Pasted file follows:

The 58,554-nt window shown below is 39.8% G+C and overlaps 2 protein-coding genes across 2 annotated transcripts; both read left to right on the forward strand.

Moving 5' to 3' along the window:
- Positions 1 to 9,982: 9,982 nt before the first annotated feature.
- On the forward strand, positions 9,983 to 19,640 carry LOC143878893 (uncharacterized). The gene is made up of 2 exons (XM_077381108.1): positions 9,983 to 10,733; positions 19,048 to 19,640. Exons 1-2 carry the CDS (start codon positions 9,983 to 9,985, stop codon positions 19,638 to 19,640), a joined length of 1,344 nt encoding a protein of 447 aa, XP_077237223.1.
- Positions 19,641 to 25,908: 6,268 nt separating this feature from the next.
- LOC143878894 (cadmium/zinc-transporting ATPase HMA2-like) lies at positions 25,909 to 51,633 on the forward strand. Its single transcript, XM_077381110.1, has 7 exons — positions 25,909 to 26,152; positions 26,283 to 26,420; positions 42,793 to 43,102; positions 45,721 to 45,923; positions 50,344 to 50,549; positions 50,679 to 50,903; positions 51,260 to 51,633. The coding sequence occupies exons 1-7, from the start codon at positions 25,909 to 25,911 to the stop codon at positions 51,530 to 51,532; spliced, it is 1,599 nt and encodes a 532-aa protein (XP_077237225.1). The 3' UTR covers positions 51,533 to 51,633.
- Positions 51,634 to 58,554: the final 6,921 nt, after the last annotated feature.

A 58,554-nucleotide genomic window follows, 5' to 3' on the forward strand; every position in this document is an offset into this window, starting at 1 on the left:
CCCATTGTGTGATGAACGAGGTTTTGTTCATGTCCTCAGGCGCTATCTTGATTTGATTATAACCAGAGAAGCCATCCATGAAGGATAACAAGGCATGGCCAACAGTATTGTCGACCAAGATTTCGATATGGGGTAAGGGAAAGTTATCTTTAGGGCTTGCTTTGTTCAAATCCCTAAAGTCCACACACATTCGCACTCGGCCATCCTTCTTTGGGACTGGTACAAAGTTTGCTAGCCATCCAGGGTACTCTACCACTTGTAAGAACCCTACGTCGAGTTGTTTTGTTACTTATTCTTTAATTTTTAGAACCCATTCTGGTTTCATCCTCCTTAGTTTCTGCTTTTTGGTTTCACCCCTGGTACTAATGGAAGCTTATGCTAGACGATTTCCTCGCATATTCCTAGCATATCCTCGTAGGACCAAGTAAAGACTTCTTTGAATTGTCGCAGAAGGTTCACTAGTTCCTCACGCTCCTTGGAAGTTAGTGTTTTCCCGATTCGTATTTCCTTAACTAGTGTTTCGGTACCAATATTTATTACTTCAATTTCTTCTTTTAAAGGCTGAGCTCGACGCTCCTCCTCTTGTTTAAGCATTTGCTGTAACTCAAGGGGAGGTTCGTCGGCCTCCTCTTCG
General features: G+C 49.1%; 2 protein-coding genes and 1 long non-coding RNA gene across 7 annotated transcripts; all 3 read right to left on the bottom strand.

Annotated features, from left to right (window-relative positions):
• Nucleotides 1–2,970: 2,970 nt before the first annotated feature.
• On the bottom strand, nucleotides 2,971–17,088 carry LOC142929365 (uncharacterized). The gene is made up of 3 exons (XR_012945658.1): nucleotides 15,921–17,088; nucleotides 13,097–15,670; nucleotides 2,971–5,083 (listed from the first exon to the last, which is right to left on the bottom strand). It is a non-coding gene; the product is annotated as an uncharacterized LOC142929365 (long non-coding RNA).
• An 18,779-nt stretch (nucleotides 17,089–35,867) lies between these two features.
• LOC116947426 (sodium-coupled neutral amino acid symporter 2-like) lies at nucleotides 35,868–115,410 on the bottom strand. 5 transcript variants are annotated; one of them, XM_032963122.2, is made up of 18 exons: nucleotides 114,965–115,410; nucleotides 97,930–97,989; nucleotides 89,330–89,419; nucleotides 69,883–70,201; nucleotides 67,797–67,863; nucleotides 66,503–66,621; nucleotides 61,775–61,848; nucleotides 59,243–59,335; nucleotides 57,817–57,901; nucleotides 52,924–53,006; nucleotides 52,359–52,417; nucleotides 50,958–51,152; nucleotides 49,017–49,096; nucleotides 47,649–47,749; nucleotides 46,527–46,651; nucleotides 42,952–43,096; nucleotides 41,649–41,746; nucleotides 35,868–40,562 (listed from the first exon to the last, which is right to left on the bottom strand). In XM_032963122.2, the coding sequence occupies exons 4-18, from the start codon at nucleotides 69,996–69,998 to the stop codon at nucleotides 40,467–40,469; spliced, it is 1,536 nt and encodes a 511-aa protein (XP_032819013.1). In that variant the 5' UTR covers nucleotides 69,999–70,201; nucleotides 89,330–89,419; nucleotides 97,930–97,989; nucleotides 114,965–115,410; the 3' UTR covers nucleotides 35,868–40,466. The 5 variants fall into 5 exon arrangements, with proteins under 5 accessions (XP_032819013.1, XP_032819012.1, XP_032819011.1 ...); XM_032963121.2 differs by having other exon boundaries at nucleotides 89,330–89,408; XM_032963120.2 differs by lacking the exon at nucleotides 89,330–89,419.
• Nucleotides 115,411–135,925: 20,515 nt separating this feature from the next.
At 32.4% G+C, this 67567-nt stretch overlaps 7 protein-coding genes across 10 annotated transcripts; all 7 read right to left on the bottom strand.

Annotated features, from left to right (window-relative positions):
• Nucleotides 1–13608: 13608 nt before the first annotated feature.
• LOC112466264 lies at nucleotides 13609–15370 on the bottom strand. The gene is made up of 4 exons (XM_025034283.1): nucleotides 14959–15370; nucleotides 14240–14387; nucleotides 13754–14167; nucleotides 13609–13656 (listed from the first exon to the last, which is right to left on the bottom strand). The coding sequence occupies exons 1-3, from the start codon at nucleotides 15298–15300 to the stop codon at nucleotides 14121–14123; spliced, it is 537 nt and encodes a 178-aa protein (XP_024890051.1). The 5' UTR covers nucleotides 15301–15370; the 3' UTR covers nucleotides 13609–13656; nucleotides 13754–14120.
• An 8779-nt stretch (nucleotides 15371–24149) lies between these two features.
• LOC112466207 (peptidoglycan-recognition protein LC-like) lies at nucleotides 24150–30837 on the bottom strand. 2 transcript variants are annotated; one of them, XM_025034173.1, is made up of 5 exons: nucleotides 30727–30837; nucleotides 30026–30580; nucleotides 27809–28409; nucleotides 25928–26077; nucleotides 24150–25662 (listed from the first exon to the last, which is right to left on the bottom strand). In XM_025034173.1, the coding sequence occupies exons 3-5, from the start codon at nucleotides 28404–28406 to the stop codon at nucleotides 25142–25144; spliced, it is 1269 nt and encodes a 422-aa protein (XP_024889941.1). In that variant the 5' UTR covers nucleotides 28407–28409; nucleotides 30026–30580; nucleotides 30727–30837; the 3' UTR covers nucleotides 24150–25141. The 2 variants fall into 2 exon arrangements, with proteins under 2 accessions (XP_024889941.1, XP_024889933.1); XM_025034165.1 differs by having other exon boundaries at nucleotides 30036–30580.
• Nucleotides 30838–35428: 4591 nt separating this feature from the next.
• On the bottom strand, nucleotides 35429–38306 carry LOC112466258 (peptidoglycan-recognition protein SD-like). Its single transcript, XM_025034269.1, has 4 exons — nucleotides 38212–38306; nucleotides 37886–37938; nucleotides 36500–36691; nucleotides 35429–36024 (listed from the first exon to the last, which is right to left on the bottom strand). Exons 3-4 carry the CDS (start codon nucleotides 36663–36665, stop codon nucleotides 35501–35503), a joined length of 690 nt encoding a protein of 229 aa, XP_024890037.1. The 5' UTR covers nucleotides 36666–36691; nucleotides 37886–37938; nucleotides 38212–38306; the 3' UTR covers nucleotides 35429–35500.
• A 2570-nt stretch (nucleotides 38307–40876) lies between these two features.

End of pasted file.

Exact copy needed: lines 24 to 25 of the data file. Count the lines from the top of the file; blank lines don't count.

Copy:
• On the bottom strand, nucleotides 35429–38306 carry LOC112466258 (peptidoglycan-recognition protein SD-like). Its single transcript, XM_025034269.1, has 4 exons — nucleotides 38212–38306; nucleotides 37886–37938; nucleotides 36500–36691; nucleotides 35429–36024 (listed from the first exon to the last, which is right to left on the bottom strand). Exons 3-4 carry the CDS (start codon nucleotides 36663–36665, stop codon nucleotides 35501–35503), a joined length of 690 nt encoding a protein of 229 aa, XP_024890037.1. The 5' UTR covers nucleotides 36666–36691; nucleotides 37886–37938; nucleotides 38212–38306; the 3' UTR covers nucleotides 35429–35500.
• A 2570-nt stretch (nucleotides 38307–40876) lies between these two features.